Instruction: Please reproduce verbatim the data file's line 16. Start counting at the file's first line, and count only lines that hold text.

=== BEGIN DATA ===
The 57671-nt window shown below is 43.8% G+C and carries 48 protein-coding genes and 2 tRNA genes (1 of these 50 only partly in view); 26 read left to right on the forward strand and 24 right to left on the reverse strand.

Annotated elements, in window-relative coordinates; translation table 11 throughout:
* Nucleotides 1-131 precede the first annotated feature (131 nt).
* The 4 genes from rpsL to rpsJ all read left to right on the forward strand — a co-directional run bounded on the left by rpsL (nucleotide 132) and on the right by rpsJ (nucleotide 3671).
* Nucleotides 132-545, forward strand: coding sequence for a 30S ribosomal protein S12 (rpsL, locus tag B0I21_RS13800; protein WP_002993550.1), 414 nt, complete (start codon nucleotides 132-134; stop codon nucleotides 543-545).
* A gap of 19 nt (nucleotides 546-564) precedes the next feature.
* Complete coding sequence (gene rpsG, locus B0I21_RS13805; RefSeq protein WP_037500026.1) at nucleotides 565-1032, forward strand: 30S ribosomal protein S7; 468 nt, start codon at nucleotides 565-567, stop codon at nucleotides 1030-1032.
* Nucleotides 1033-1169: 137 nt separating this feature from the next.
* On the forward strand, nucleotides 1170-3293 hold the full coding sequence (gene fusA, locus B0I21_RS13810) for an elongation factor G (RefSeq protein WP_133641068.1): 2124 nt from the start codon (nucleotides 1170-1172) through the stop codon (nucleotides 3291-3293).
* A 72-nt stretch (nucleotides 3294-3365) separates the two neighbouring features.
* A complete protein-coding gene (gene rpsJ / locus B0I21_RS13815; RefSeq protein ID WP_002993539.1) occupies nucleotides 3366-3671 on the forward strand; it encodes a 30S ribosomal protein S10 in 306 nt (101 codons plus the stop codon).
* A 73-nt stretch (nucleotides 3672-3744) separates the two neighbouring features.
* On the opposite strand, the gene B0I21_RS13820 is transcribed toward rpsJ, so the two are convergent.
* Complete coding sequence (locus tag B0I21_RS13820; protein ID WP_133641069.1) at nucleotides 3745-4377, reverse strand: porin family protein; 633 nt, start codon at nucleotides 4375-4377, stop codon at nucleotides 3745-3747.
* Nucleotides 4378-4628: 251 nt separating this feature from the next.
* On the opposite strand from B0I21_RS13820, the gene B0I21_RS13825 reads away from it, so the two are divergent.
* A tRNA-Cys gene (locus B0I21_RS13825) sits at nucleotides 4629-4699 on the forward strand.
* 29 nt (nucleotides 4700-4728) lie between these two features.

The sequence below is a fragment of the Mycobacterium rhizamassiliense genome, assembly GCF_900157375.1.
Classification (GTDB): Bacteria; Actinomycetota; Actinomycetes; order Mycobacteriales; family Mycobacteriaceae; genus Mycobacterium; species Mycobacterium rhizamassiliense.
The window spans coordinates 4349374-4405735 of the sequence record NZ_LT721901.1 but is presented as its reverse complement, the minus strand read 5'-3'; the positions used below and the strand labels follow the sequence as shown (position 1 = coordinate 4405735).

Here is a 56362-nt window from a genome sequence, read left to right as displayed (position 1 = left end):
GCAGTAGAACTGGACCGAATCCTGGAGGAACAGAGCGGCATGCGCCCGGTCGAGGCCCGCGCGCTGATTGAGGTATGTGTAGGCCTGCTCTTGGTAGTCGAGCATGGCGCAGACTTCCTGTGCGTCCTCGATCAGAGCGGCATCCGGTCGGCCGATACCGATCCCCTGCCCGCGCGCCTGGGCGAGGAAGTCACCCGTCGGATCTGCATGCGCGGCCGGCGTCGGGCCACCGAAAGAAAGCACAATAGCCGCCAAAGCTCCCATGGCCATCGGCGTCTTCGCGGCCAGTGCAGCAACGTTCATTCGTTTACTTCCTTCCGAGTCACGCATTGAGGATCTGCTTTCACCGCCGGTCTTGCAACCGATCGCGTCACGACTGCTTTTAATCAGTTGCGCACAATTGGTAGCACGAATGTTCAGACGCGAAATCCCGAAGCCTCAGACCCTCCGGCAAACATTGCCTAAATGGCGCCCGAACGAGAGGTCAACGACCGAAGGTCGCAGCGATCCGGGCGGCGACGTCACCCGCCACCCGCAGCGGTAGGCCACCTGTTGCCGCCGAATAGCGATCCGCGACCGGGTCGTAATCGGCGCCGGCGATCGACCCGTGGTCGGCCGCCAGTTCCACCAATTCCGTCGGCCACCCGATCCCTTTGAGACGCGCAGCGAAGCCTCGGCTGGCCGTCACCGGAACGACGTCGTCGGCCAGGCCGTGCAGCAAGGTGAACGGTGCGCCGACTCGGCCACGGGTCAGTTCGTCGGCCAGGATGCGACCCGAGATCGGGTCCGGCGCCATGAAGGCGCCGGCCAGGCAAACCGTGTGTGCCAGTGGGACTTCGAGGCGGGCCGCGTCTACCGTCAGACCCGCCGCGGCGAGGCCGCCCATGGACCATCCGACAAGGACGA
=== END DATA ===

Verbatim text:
* On the opposite strand from B0I21_RS13820, the gene B0I21_RS13825 reads away from it, so the two are divergent.